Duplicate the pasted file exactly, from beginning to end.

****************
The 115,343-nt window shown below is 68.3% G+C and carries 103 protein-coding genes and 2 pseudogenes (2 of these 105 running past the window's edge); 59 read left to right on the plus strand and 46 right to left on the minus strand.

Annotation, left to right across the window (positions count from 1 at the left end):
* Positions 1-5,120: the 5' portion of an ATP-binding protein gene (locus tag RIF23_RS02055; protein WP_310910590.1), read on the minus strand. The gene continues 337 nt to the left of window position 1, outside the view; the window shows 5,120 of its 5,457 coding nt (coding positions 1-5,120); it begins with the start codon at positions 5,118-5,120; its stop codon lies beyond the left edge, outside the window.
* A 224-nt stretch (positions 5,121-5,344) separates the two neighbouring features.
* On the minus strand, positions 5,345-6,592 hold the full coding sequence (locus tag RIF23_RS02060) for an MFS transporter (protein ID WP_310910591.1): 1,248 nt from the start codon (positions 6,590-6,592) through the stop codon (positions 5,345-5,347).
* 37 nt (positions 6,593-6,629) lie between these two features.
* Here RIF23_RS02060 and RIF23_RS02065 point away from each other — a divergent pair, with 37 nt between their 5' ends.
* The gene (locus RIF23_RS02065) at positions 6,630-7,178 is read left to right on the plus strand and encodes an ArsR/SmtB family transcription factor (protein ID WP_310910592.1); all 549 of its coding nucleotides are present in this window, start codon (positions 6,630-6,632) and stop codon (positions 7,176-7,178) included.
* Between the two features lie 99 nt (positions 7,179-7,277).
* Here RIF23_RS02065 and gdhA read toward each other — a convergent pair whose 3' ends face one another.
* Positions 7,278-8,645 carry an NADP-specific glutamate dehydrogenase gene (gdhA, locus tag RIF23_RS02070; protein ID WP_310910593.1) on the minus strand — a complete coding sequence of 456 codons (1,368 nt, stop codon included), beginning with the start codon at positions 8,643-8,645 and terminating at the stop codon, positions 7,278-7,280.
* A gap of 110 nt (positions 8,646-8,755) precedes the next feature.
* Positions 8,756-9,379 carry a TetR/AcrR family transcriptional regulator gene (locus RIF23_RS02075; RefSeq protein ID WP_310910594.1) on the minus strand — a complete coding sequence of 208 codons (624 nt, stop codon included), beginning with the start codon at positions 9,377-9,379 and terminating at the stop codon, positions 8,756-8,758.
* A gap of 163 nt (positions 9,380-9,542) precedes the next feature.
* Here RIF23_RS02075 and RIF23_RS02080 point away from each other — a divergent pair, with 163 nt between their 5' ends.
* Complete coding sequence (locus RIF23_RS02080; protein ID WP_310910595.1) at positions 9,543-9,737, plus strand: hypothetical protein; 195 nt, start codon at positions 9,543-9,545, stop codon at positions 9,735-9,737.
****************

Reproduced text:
The 115,343-nt window shown below is 68.3% G+C and carries 103 protein-coding genes and 2 pseudogenes (2 of these 105 running past the window's edge); 59 read left to right on the plus strand and 46 right to left on the minus strand.

Annotation, left to right across the window (positions count from 1 at the left end):
* Positions 1-5,120: the 5' portion of an ATP-binding protein gene (locus tag RIF23_RS02055; protein WP_310910590.1), read on the minus strand. The gene continues 337 nt to the left of window position 1, outside the view; the window shows 5,120 of its 5,457 coding nt (coding positions 1-5,120); it begins with the start codon at positions 5,118-5,120; its stop codon lies beyond the left edge, outside the window.
* A 224-nt stretch (positions 5,121-5,344) separates the two neighbouring features.
* On the minus strand, positions 5,345-6,592 hold the full coding sequence (locus tag RIF23_RS02060) for an MFS transporter (protein ID WP_310910591.1): 1,248 nt from the start codon (positions 6,590-6,592) through the stop codon (positions 5,345-5,347).
* 37 nt (positions 6,593-6,629) lie between these two features.
* Here RIF23_RS02060 and RIF23_RS02065 point away from each other — a divergent pair, with 37 nt between their 5' ends.
* The gene (locus RIF23_RS02065) at positions 6,630-7,178 is read left to right on the plus strand and encodes an ArsR/SmtB family transcription factor (protein ID WP_310910592.1); all 549 of its coding nucleotides are present in this window, start codon (positions 6,630-6,632) and stop codon (positions 7,176-7,178) included.
* Between the two features lie 99 nt (positions 7,179-7,277).
* Here RIF23_RS02065 and gdhA read toward each other — a convergent pair whose 3' ends face one another.
* Positions 7,278-8,645 carry an NADP-specific glutamate dehydrogenase gene (gdhA, locus tag RIF23_RS02070; protein ID WP_310910593.1) on the minus strand — a complete coding sequence of 456 codons (1,368 nt, stop codon included), beginning with the start codon at positions 8,643-8,645 and terminating at the stop codon, positions 7,278-7,280.
* A gap of 110 nt (positions 8,646-8,755) precedes the next feature.
* Positions 8,756-9,379 carry a TetR/AcrR family transcriptional regulator gene (locus RIF23_RS02075; RefSeq protein ID WP_310910594.1) on the minus strand — a complete coding sequence of 208 codons (624 nt, stop codon included), beginning with the start codon at positions 9,377-9,379 and terminating at the stop codon, positions 8,756-8,758.
* A gap of 163 nt (positions 9,380-9,542) precedes the next feature.
* Here RIF23_RS02075 and RIF23_RS02080 point away from each other — a divergent pair, with 163 nt between their 5' ends.
* Complete coding sequence (locus RIF23_RS02080; protein ID WP_310910595.1) at positions 9,543-9,737, plus strand: hypothetical protein; 195 nt, start codon at positions 9,543-9,545, stop codon at positions 9,735-9,737.